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Cardiac arrhythmias as a risk factor for depression, anxiety and ADHD

Cardiac arrhythmias as a risk factor for depression, anxiety and ADHD


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Study: Children with arrhythmias are more likely to have depression, anxiety and ADHD

According to a new study, children and adolescents with abnormal heart rhythms are more likely to suffer from depression, anxiety and attention deficit hyperactivity disorders (ADHD). The preliminary study results will be presented at this year's American Heart Association Scientific Sessions in Philadelphia.

"This could be the first study of this size to examine children and adolescents with various cardiac arrhythmias (but without structural heart diseases), who have been diagnosed with anxiety and / or depression or who are taking medication," said the lead author of the study, Dr. Keila N. Lopez of Texas Children's Hospital, according to a press release.

Nine times more

As reported by the American Heart Association in a statement, children with arrhythmias (cardiac arrhythmias) have been diagnosed or treated with anxiety and / or depression nine times more often than children without certain chronic illnesses. And they were diagnosed or treated with ADHD almost five times more often.

The researchers analyzed the recordings of more than 250,000 children who were admitted to or admitted to the Texas Children's’s Hospital emergency room between 2011 and 2016.

They compared data from over 7,300 children with abnormal heart rhythms to those of children with congenital heart disease, cystic fibrosis and sickle cell disease and those of children with none of these chronic diseases.

Improve quality of life

"We chose cystic fibrosis and sickle cell disease because they are chronic medical-treated diseases and typically involve multiple hospitalizations," said Lopez, assistant professor of paediatrics at Texas Children's Hospital-Baylor College of Medicine, Houston.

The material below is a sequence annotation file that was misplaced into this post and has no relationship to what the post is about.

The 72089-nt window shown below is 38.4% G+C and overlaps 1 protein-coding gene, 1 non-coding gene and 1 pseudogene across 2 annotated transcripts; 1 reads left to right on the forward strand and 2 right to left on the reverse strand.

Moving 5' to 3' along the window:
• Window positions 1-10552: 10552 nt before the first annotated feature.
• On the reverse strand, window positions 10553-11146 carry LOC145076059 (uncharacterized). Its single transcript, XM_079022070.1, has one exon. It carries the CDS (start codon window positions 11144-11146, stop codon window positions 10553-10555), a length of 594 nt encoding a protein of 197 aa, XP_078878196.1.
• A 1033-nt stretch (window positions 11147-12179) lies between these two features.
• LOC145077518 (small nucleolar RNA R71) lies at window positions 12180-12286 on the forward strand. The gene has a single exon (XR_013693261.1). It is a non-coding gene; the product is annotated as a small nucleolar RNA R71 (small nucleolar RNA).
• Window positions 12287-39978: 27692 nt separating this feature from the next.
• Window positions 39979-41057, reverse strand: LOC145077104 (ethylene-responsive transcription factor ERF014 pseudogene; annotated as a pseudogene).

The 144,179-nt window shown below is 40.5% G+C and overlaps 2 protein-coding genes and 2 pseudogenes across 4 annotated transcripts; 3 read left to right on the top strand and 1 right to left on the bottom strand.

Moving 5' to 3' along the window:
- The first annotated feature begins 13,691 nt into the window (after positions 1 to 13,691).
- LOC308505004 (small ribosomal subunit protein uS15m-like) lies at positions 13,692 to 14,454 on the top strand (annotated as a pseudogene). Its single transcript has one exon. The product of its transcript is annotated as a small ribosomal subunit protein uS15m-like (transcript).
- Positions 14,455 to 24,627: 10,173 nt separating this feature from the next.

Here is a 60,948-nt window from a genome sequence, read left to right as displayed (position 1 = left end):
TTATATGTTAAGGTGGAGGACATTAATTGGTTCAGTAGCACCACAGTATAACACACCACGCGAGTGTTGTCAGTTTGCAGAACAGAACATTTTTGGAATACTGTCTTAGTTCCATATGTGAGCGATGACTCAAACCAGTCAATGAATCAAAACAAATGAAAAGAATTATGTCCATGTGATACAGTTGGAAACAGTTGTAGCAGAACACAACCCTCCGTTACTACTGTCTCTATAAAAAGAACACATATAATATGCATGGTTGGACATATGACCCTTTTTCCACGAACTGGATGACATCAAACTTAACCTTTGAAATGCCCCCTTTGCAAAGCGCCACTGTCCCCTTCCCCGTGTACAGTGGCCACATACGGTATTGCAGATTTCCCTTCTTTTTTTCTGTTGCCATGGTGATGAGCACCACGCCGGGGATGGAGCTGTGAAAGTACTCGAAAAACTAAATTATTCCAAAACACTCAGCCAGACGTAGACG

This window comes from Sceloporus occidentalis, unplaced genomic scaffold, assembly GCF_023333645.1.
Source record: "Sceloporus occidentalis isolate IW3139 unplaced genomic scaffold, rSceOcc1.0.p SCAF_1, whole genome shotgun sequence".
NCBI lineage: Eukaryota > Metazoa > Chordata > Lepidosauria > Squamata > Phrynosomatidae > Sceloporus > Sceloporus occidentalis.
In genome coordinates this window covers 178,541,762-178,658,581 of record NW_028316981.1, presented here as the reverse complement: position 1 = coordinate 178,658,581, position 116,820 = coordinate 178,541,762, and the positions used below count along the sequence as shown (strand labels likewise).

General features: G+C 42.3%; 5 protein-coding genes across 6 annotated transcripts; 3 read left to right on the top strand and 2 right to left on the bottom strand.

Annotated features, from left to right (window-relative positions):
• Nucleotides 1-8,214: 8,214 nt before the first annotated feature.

The study found that children with cardiac arrhythmias were diagnosed and treated with anxiety and / or depression one and a half times more often than in children with cystic fibrosis and more than five times more often than in children with sickle cell disease.

Dr. Bradley S. Marino of the Ann and Robert H. Lurie Children's Hospital in Chicago said in a press release that the study suggests that there is an entire population of children with abnormal heart rhythms who do not have congenital heart disease, which may be very specific and significant Depression and ADHD suffer.

And, according to the medical doctor who was not involved in the study, these children should be identified and treated to improve their quality of life.

Lopez said healthcare professionals should consider systematically examining children with irregular heartbeats. "It is important to pay attention to cardiac arrhythmias and mental health in children." (Ad)

Author and source information

This text corresponds to the specifications of the medical literature, medical guidelines and current studies and has been checked by medical doctors.

Swell:

  • American Heart Association: Kids with heart rhythm problems more likely to have ADHD, anxiety and depression, (accessed: November 13, 2019), American Heart Association



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